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No. Numerous medical and professional organizations have studied syringe exchange and concluded that it does not encourage drug use. Rather, it is a highly effective way to prevent the spread of HIV and helps link drug users with drug treatment, medical care, counseling, and other social services.
Researchers from the University of Pennsylvania ran an eight year study of the Philadelphia needle exchange program. Within the eight years, the rate of new HIV infections dropped from 6.8% to less than 0.05% per year.
“A meticulous scientific review has now proven that needle exchange programs can reduce the transmission of HIV and save lives without losing ground in the battle against illegal drugs.” - Donna Shalala, Secretary of Health and Human Services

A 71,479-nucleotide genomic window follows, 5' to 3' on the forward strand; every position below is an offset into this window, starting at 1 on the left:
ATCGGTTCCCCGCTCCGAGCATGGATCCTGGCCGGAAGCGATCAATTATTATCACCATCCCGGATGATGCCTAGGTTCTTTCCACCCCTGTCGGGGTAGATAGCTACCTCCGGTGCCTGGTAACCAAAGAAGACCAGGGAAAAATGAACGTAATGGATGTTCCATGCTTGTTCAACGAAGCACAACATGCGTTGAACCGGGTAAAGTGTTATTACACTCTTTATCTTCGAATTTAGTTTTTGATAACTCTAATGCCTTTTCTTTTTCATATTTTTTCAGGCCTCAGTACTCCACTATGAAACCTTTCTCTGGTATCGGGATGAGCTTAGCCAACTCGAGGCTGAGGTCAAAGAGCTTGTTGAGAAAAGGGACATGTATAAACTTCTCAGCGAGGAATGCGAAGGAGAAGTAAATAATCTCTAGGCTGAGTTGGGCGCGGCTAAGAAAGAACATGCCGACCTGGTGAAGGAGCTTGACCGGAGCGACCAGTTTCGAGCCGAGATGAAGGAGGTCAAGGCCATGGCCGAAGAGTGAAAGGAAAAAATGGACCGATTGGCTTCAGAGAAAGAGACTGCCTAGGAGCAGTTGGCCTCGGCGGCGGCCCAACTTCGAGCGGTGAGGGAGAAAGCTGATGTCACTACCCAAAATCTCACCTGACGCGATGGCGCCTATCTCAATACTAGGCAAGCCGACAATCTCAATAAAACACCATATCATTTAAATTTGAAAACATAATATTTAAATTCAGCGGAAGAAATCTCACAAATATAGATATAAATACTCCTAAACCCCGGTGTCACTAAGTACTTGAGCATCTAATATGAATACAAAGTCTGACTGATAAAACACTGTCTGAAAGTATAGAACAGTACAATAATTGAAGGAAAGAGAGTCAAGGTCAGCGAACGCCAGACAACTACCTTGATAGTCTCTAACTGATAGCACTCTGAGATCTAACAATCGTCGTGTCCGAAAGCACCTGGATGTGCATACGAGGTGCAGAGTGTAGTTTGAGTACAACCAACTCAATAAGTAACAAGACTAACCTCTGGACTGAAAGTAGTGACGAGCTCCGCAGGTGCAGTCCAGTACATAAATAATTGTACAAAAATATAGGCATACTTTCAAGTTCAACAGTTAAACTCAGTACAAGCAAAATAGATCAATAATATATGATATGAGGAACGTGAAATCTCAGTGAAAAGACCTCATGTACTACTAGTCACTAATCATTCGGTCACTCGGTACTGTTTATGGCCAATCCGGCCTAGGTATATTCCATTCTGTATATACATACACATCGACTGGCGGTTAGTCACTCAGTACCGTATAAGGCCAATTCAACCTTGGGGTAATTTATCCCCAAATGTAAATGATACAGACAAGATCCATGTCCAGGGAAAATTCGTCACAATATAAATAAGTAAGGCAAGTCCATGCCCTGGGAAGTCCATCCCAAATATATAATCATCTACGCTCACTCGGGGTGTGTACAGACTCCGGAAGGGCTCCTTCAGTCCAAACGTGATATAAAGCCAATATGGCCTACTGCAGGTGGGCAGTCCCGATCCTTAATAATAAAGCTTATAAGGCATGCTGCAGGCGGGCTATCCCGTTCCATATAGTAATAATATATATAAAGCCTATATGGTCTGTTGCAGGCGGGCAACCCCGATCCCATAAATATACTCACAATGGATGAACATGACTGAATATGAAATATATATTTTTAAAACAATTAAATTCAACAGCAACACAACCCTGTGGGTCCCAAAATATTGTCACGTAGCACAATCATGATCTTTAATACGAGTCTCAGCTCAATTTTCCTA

In Delaware, 43% of those currently living with HIV/AIDS and 50% of all HIV/AIDS cases are directly or indirectly related to needle sharing/IDU. 58% of the state’s IDU cases are Wilmington residents. Wilmington Blacks are especially affected by the epidemic and particularly, HIV infection directly and indirectly related to needle sharing. Not only are we helping IDUs, but we are also protecting their wives, husbands and partners.
Yes. Our Syringe Exchange Program was authorized by the State of Delaware in June of 2006 Senate Bill 60. It is a Division of Public Health sponsored harm reduction program. The City's lawyers and other legal experts concluded that the state's drug paraphernalia law never intended to interfere with legitimate disease control activities carried out by publicly-funded and authorized programs like the Delaware Needle Exchange Program. Other cities across the state and country, including Pittsburgh, New York, Chicago, San Francisco and Los Angeles have also authorized needle exchange programs.